Jost Biographies:
Christopher Francis Jost

Fourth Generation--
The following section was taken (those portions in quotation marks) from the books, History of Banning and San Gorgonio Pass, written by Tom Hughes and published in 1939 by the Banning Record, and Centennial of the First Baptist Church of Banning California, written by our own Dorothy Jost.

Christopher Francis Jost

"Christopher Francis Jost was born at Guysboro, Nova Scotia, June 12, 1846. His father was Christopher Jost, his mother's maiden name was Harriett Hart. He attended Acadia College at Wolfville two years, then went into a mercantile business with his father.

"At the age of 30 he left his native town, coming almost directly to Banning to open a store and act as paymaster for the Rev. Winfield Scott. Young Jost came over the Central Pacific to San Francisco, thence by boat to San Pedro. As he was shipping a $2600 stock of general merchandise, he rode a freight train from the port, reaching San Gorgonio on the sixth of March, 1877. There being neither station nor siding at the Banning site he hauled his merchandise by team from San Gorgonio up the Water canyon.

"Of the few store buildings of that time, none is standing today. He estimated the population of the entire Pass was less than 200. There were no commercial orchards, and the only ranches he recalled were the Gilman, the Edgar, the de Crevecoeur at Potrero, and the Rans Moore cattle ranch at the mouth of Water canyon.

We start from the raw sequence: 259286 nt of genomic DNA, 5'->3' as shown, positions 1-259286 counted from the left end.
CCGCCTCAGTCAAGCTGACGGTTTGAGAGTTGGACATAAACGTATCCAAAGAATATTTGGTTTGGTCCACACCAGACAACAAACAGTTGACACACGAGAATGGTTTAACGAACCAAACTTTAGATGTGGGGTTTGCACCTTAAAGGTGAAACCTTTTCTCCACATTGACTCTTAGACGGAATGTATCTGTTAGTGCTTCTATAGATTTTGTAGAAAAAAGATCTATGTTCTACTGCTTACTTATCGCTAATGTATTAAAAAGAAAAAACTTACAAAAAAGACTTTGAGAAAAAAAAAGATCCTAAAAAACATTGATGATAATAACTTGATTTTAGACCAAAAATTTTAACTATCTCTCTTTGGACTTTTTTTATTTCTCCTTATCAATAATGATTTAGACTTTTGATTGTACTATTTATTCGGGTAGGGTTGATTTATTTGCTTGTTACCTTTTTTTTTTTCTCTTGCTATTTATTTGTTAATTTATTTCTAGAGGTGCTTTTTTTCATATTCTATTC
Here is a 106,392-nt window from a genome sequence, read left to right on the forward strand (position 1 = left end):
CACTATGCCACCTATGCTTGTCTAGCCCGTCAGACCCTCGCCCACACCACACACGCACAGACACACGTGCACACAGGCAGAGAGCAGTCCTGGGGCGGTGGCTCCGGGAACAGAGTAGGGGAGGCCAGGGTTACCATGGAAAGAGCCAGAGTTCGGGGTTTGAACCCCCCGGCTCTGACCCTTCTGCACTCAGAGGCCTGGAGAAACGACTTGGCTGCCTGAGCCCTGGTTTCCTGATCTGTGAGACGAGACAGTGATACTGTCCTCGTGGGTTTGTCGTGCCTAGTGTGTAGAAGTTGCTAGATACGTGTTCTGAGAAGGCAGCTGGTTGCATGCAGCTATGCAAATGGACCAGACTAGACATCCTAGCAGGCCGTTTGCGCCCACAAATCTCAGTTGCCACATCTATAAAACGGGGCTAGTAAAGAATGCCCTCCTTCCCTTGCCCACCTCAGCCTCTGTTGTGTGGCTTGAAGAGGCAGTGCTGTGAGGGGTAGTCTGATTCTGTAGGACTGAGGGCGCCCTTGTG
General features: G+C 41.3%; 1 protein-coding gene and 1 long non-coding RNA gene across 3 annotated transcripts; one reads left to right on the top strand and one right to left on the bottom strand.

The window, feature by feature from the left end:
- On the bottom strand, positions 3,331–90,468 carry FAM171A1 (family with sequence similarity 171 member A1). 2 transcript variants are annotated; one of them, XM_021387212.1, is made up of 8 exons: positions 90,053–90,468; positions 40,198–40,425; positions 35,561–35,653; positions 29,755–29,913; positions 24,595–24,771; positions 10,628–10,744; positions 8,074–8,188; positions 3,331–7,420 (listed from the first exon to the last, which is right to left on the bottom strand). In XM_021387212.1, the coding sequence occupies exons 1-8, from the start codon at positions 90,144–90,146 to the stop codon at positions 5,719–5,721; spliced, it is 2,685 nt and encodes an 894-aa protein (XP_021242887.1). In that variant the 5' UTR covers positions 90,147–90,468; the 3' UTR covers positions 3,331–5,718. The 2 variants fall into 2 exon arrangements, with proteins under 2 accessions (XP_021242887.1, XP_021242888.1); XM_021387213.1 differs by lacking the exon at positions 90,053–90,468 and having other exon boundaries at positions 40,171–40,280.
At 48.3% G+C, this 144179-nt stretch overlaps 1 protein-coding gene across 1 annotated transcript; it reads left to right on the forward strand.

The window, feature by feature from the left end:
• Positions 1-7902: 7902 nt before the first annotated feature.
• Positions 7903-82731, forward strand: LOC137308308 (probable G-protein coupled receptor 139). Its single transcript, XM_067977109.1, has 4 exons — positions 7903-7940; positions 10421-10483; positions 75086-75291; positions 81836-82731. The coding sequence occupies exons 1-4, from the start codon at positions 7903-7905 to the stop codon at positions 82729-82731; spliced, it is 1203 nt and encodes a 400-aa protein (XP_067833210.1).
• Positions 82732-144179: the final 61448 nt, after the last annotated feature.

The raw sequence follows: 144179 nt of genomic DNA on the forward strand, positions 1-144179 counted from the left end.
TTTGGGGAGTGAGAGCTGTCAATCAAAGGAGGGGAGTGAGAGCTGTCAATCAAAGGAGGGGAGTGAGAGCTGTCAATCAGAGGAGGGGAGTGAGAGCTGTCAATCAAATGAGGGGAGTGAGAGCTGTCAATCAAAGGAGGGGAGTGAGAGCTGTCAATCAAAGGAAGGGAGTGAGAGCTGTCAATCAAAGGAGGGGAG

"Jost went directly to the lumber mill at the head of the canyon, above the Camp Comfort site, where some 40 men were at work getting out sugar pine and building the mill and the 10-mile flume above the canyon.

"At the completion of the flume, in June, the store was moved to the railroad. Young Jost and Dr. Murray slept in the store. Mr. Jost related that some of the goods were shipped from such distant points as Chicago and Boston.

Marrguerite deCrevecoeur Jost"When Scott sold the store to Worsham, Christopher left it, and on January 11, 1878, at San Bernardino, he was married to Mrs. Marguerite de Crevecoeur, who lived on her quarter section ranch in Potrero, above the present reservation settlement. Ben de Crevecoeur was a baby then, Jeff was three, and Wally five. The two older boys went to the first little school in Banning, but for a time a sister of Dr. King was employed as teacher at the ranch.

"Jost went into the bee business with Walter Hathaway, his neighbor in Hathaway canyon, buying Hathaway out after the first year. In the creation of the Morongo Reservation Mr. Jost, along with Hathaway, Barker, Sam Black, and others, was dispossessed in 1888. He was given a half section of dry land northwest of town. On account of the children's schooling he did not move to the new ranch, but bought the home at Murray and Hayes. The house was built by Joseph Fountain in 1887.

"Mr. Jost described his relations with the Indians during his ten years in the Potrero as having been entirely pleasant. He said the few arguments he did have were with the Indian department officials. He hired many an Indian to work on his ranch, paying them $1 a day and board. He spoke in high terms of Captain John Morongo as a most intelligent and capable leader.

"Mrs. Jost died in 1917, leaving eight sons: Waldemar and Ben de Crevecoeur, Chris Christensen, Henry Stubbe, and four sons of Mr. Jost--Francis [Frank] Christopher, Burton Cranswick, George Marshal, and John Jefferson. The Misses Laura and Clara Stewart, living on their ranch west of town, are granddaughters of Mrs. Jost.